Israel court hears challenges to religious draft waiver amid Gaza war

By Thomson Reuters Feb 26, 2024 | 5:08 AM

JERUSALEM (Reuters) – The top Israeli court heard challenges on Monday to exemptions granted to ultra-Orthodox Jews from military conscription, a long-standing source of friction with more secular citizens now stoked by the country’s costly mobilisation in the Gaza war.

In the name of equality, the Supreme Court in 2018 voided a law waiving the draft for ultra-Orthodox men. Parliament failed to come up with a new arrangement, and a government-issued stay on mandatory conscription of ultra-Orthodox expires next month.

The ultra-Orthodox claim the right to study in seminaries instead of serving in uniform for the standard three years. Some say their pious lifestyles would clash with military mores, while others voice ideological opposition to the liberal state.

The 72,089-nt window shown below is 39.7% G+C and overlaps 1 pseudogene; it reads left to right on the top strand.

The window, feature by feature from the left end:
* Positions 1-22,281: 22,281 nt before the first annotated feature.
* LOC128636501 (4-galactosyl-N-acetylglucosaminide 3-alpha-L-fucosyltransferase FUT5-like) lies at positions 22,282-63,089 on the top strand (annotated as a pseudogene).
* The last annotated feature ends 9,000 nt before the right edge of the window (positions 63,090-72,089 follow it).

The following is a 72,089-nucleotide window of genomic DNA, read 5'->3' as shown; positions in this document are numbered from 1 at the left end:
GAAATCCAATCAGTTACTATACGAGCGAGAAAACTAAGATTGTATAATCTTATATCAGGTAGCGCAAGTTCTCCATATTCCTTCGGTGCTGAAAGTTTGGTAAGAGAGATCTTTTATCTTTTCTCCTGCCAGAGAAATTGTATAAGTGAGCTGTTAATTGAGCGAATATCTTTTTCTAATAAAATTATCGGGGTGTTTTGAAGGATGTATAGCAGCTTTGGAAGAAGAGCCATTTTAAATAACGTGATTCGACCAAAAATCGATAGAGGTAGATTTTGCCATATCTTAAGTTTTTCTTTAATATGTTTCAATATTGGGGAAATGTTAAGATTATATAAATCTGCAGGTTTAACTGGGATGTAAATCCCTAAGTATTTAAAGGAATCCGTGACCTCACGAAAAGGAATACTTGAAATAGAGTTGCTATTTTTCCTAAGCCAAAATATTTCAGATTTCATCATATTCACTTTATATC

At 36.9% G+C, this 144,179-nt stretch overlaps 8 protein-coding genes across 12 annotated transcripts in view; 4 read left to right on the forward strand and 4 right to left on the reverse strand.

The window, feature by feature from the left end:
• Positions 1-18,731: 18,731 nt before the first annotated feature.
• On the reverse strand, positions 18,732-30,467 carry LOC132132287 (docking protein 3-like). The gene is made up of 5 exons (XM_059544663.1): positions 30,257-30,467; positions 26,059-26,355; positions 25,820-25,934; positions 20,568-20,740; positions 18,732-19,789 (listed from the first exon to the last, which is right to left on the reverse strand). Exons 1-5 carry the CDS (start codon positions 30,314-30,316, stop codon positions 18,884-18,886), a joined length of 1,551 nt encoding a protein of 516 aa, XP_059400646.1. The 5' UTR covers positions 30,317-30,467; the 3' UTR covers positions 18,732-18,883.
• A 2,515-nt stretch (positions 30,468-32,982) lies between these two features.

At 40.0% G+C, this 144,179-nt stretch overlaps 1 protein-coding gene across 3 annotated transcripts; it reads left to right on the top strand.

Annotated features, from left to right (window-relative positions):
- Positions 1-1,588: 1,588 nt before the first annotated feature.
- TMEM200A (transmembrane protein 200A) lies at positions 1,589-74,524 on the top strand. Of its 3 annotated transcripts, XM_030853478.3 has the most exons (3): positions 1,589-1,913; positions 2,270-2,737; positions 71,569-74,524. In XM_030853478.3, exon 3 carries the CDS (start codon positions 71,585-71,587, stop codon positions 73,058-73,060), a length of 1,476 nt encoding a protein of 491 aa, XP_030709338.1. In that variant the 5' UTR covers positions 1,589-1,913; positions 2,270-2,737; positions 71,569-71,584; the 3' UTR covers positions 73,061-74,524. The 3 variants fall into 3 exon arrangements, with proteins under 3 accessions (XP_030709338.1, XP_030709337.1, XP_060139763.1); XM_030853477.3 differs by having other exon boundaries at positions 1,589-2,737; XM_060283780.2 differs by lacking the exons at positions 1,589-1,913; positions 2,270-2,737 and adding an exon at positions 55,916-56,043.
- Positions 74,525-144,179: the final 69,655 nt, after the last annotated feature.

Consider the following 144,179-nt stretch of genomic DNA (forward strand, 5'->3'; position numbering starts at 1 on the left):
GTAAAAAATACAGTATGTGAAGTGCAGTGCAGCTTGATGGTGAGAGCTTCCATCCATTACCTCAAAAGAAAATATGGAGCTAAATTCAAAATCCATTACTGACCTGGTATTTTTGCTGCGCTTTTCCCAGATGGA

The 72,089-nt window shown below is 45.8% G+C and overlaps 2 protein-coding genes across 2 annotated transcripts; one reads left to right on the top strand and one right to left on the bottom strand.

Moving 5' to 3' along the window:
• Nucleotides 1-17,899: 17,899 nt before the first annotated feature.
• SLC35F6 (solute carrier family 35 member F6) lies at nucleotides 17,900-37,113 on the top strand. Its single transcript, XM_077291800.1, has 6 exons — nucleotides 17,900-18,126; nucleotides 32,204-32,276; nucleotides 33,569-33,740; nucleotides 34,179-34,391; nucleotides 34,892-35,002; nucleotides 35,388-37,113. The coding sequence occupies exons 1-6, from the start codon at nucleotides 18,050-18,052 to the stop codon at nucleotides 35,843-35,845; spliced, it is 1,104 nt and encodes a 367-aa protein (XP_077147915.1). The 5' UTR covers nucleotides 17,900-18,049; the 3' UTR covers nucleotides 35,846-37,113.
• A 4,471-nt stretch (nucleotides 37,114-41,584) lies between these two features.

The ultra-Orthodox make up 13% of Israel’s population, a figure expected to reach 19% by 2035 due to their high birth rates. Economists argue that the draft exemption keeps some of them unnecessarily in seminaries and out of the workforce.

With fighting against Palestinian Hamas militants in Gaza and knock-on violence on the Lebanese border exacting the highest military casualties in decades, many Israelis resent their fellow citizens being spared their share of the risk.

Hundreds of Israeli flag-waiving protesters gathered outside the Supreme Court as it opened hearings of petitions against the waivers. With ultra-Orthodox parties serving in Prime Minister Benjamin Netanyahu’s religious-rightist coalition, the public controversy has often fed into anti-government sentiment.

“The prolonged war in Gaza teaches us the critical need to expand recruitment to all parts of Israeli society,” said the Movement for Quality Government in Israel, among groups that petitioned the Supreme Court against the ultra-Orthodox waivers.

“Equal burden is not a slogan, it is a strategic and security necessity, and this demand for true equality in recruitment should be shared by everyone who holds this country dear to their heart.”

(Writing by Dan Williams; Editing by Nick Macfie)